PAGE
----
Roy Gardner, Centrica's chief executive, is understood to have submitted a detailed package of discounts to Clare Spottiswoode, the regulator, affecting some of the 500,000 homes taking part in the first trial of domestic competition in the South-west of England. Since the trials began in May 1996 British Gas has lost 18 per cent of its customers to rival suppliers, who are offering to knock as much as 20 per cent off bills.
Ofgas, Ms Spottiswoode's department, will only allow Centrica to cut prices when it decides competition has become fully established. Mr Gardner believes that with almost 20 per cent of South-west customers no longer using Centrica, that point has been reached. However rival suppliers including Calortex, the market leader in the first trial area, have already pledged to oppose any cuts.
Mr Gardner said he believed Ms Spottiswoode was sympathetic, but declined to reveal the levels of discounts. He said: "We're discussing this with Ofgas. I don't think you will have to wait long before you see some announcements from us."
Centrica indicated that numbers switching to new suppliers in the second phase of the trials, involving a further 500,000 homes in Avon and Dorset, had been smaller than expected. Just 3 per cent of households have so far moved, though Mr Gardner said more switches were in the pipeline. Another million homes will be able to choose their supplier in Kent and Sussex next month.
British Gas, now renamed BG plc, yesterday revealed a dramatic, though expected, plunge into the red after making further restructuring provisions in its last results as a combined distribution and supply corporation. The two halves of British Gas demerged earlier this month. Current cost losses last year after tax totalled pounds 571m, compared with profits of pounds 130m in 1995.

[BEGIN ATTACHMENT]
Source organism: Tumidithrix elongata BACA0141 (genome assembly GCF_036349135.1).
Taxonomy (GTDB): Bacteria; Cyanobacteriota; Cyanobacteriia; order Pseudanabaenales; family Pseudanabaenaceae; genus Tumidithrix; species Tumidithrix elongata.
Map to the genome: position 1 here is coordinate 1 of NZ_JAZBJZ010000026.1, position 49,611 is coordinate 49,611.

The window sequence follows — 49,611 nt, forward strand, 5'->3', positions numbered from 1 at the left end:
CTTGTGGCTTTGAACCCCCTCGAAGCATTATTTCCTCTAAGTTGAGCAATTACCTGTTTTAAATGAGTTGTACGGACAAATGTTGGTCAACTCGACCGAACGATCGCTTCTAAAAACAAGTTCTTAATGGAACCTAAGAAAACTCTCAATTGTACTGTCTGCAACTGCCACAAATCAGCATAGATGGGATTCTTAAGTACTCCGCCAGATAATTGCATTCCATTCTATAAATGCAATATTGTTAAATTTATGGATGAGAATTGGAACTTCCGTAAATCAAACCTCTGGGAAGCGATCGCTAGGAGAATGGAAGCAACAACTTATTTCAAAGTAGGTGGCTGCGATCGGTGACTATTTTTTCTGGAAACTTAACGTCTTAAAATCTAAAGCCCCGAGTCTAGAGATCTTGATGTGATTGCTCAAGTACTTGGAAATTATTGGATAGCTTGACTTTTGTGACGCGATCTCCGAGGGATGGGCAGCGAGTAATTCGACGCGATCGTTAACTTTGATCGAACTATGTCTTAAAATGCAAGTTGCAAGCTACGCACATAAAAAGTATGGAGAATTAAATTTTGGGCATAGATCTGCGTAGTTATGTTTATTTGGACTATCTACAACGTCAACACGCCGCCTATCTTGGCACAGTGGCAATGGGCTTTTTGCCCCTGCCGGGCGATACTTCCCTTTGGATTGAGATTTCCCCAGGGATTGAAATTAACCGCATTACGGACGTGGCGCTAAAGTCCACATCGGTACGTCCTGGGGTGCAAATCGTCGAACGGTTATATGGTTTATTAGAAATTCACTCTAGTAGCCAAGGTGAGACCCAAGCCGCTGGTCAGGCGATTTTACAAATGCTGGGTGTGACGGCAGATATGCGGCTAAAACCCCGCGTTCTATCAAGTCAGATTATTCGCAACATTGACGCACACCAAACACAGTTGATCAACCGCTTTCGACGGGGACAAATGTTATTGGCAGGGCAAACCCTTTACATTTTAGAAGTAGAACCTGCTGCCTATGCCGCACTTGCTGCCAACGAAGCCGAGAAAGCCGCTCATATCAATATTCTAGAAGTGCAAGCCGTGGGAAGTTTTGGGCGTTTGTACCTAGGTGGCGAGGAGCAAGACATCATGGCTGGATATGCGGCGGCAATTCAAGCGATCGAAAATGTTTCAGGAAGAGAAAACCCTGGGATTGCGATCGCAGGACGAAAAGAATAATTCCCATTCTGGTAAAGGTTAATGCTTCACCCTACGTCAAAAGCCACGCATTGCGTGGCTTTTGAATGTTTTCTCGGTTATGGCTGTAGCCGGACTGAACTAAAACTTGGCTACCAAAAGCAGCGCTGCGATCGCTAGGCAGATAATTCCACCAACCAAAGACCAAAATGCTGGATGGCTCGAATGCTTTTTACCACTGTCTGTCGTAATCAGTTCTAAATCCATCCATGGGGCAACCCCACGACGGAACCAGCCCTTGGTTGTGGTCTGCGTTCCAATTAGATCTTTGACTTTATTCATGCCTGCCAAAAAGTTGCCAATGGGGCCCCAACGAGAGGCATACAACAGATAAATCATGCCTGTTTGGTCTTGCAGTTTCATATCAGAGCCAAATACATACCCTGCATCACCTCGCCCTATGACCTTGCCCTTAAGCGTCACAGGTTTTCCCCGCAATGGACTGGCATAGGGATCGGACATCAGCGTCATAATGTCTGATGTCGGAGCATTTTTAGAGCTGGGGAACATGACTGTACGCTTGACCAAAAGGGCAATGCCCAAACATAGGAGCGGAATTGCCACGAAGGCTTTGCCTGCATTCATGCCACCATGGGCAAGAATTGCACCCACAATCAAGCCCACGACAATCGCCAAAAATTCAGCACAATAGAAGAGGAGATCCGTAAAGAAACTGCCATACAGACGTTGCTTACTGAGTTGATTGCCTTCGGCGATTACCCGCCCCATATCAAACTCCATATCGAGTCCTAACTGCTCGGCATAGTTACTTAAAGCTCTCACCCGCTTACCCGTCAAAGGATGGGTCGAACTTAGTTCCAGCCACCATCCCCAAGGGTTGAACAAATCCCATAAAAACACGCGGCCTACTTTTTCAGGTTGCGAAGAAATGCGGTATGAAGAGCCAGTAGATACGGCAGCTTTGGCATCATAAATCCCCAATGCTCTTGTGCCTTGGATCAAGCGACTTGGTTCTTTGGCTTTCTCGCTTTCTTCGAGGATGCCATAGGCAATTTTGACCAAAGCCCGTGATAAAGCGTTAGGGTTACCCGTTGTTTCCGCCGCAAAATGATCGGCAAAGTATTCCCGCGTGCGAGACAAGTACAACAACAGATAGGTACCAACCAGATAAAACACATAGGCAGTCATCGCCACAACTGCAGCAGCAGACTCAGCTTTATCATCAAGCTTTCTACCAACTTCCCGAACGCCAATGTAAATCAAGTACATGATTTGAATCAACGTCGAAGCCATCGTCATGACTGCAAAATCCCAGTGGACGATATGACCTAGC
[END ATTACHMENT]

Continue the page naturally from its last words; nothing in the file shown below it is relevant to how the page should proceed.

The long list of provisions which hit the figures totalled pounds 1.14bn, of which pounds 822m went to Centrica and pounds 424m went to pay for extra voluntary redundancies across the group. Almost 12,500 staff left British Gas last year.
The headline provisions included pounds 635m Centrica was forced to spend on its "take-or-pay" problem, where it has to buy gas at inflated prices. Renegotiating contracts with BP and Mobil cost pounds 341m. BG also spent pounds 70m on the demerger. A further pounds 100m went on sorting out customer services problems at Centrica.
Richard Giordano, BG's chairman, defended the provisions. He explained: "Nobody likes to lose money but these provisions had to be done. The only way to get the company in a state to go forward was to clear the decks as much as possible."
Shares in BG gained 2p to 175.5p, while Centrica's shares closed unchanged at 68p.
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